Hillary Rodham Clinton says she'll soon roll out a proposal for controlling the cost of prescription drugs, a key fix to the Affordable Care Act.
"We have a lot of positives. But there are issues that need to be addressed," the Democratic presidential front-runner said Sunday on CBS' "Face the Nation. "I'm going to address them this week, starting with how we're going to try to control the cost of skyrocketing prescription drugs. It's something I hear about everywhere I go."
It was the first time Clinton signaled she'll address the subject since announcing her bid to become the nation's first female president. She also suggested Sunday that the U.S. should increase the number of Syrian refugees it will accept from 10,000 to 65,000. She took a pledge to avoid negative campaign attacks against a key rival, Sen. Bernie Sanders, and said she's not doing anything to prepare for a potential challenge from Vice President Joe Biden.
Any proposal on prescription drug costs could find a big audience.
Polls show the public remains split over Obama's 2010 healthcare law, which has been upheld by the Supreme Court and survived dozens of congressional votes to repeal it. One survey in August suggested that Americans are more concerned with consumer issues.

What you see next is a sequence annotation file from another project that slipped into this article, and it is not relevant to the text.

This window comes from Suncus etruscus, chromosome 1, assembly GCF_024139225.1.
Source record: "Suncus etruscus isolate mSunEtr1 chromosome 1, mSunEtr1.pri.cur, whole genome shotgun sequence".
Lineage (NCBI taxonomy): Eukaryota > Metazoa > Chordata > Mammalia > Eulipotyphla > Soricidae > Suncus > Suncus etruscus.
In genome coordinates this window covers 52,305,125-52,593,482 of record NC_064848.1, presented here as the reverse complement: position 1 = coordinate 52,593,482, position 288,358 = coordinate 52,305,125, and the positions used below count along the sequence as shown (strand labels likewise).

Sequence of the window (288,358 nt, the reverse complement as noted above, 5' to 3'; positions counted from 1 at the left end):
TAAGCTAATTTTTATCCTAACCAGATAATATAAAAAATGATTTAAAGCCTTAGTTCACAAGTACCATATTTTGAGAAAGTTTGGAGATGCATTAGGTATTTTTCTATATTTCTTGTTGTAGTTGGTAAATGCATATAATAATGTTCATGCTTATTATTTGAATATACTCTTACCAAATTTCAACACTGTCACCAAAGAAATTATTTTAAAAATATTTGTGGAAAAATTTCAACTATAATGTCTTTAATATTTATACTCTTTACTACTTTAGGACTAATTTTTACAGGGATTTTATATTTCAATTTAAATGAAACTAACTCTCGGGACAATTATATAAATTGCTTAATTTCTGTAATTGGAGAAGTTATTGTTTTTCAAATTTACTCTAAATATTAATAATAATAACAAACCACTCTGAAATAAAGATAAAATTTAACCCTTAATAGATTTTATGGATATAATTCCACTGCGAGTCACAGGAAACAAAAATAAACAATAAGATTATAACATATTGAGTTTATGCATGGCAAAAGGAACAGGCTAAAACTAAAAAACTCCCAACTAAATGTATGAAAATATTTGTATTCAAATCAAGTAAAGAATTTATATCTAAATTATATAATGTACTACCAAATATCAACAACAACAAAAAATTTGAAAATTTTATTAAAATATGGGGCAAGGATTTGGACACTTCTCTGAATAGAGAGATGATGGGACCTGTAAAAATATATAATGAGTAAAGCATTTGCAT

The nonpartisan Kaiser Family Foundation found in August that 72 percent of respondents said the cost of prescription medications is unreasonable. Regardless of party affiliation, large majorities supported requiring pharmaceutical companies to disclose how they set prices, allowing Medicare to negotiate drug prices on behalf of beneficiaries, limiting what drug companies can charge for some medications and allowing consumers to get prescriptions filled by pharmacies in Canada.
About half of Americans take prescription medication, and of those, a quarter said they have difficulty paying for their drugs, the Kaiser poll found.
The Center for American Progress, a Washington think tank that's often in sync with the Obama administration, issued recommendations on Friday to curb drug costs, including consumer friendly ratings of new drugs and limits on what patients pay.